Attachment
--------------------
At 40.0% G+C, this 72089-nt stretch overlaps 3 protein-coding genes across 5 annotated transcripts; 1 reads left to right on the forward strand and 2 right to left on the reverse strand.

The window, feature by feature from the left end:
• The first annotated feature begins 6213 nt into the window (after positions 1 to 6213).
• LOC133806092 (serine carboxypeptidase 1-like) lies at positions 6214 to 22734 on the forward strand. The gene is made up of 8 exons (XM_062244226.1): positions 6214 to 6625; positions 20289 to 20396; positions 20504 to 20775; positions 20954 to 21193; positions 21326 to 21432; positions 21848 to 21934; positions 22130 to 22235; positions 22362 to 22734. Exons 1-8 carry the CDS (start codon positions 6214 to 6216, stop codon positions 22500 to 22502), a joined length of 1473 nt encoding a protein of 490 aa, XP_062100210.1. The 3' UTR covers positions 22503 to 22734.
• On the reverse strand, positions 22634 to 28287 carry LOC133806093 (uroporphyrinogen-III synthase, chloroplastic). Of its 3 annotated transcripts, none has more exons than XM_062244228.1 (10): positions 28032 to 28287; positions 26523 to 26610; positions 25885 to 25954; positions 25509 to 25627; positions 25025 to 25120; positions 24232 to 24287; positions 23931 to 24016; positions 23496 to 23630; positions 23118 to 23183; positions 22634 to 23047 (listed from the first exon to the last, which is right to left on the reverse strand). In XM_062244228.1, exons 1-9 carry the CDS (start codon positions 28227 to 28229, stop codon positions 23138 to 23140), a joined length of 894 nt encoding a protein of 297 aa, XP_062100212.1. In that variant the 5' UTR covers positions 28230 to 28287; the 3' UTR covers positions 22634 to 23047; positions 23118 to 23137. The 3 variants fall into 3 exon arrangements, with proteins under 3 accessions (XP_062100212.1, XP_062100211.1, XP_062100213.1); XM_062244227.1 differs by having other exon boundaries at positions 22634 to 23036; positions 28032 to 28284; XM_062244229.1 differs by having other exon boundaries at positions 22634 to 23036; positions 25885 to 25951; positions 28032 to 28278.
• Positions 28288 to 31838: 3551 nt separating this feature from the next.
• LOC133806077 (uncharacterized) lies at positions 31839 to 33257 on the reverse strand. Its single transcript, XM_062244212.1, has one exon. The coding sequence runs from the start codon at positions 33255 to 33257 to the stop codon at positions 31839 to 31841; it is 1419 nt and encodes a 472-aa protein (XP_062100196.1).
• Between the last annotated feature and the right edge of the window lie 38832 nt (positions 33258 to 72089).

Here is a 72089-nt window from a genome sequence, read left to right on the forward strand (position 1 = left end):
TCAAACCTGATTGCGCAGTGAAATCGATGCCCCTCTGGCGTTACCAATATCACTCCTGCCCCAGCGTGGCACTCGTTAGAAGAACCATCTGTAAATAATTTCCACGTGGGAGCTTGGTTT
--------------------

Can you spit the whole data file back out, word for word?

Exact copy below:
At 40.0% G+C, this 72089-nt stretch overlaps 3 protein-coding genes across 5 annotated transcripts; 1 reads left to right on the forward strand and 2 right to left on the reverse strand.

The window, feature by feature from the left end:
• The first annotated feature begins 6213 nt into the window (after positions 1 to 6213).
• LOC133806092 (serine carboxypeptidase 1-like) lies at positions 6214 to 22734 on the forward strand. The gene is made up of 8 exons (XM_062244226.1): positions 6214 to 6625; positions 20289 to 20396; positions 20504 to 20775; positions 20954 to 21193; positions 21326 to 21432; positions 21848 to 21934; positions 22130 to 22235; positions 22362 to 22734. Exons 1-8 carry the CDS (start codon positions 6214 to 6216, stop codon positions 22500 to 22502), a joined length of 1473 nt encoding a protein of 490 aa, XP_062100210.1. The 3' UTR covers positions 22503 to 22734.
• On the reverse strand, positions 22634 to 28287 carry LOC133806093 (uroporphyrinogen-III synthase, chloroplastic). Of its 3 annotated transcripts, none has more exons than XM_062244228.1 (10): positions 28032 to 28287; positions 26523 to 26610; positions 25885 to 25954; positions 25509 to 25627; positions 25025 to 25120; positions 24232 to 24287; positions 23931 to 24016; positions 23496 to 23630; positions 23118 to 23183; positions 22634 to 23047 (listed from the first exon to the last, which is right to left on the reverse strand). In XM_062244228.1, exons 1-9 carry the CDS (start codon positions 28227 to 28229, stop codon positions 23138 to 23140), a joined length of 894 nt encoding a protein of 297 aa, XP_062100212.1. In that variant the 5' UTR covers positions 28230 to 28287; the 3' UTR covers positions 22634 to 23047; positions 23118 to 23137. The 3 variants fall into 3 exon arrangements, with proteins under 3 accessions (XP_062100212.1, XP_062100211.1, XP_062100213.1); XM_062244227.1 differs by having other exon boundaries at positions 22634 to 23036; positions 28032 to 28284; XM_062244229.1 differs by having other exon boundaries at positions 22634 to 23036; positions 25885 to 25951; positions 28032 to 28278.
• Positions 28288 to 31838: 3551 nt separating this feature from the next.
• LOC133806077 (uncharacterized) lies at positions 31839 to 33257 on the reverse strand. Its single transcript, XM_062244212.1, has one exon. The coding sequence runs from the start codon at positions 33255 to 33257 to the stop codon at positions 31839 to 31841; it is 1419 nt and encodes a 472-aa protein (XP_062100196.1).
• Between the last annotated feature and the right edge of the window lie 38832 nt (positions 33258 to 72089).

Here is a 72089-nt window from a genome sequence, read left to right on the forward strand (position 1 = left end):
TCAAACCTGATTGCGCAGTGAAATCGATGCCCCTCTGGCGTTACCAATATCACTCCTGCCCCAGCGTGGCACTCGTTAGAAGAACCATCTGTAAATAATTTCCACGTGGGAGCTTGGTTT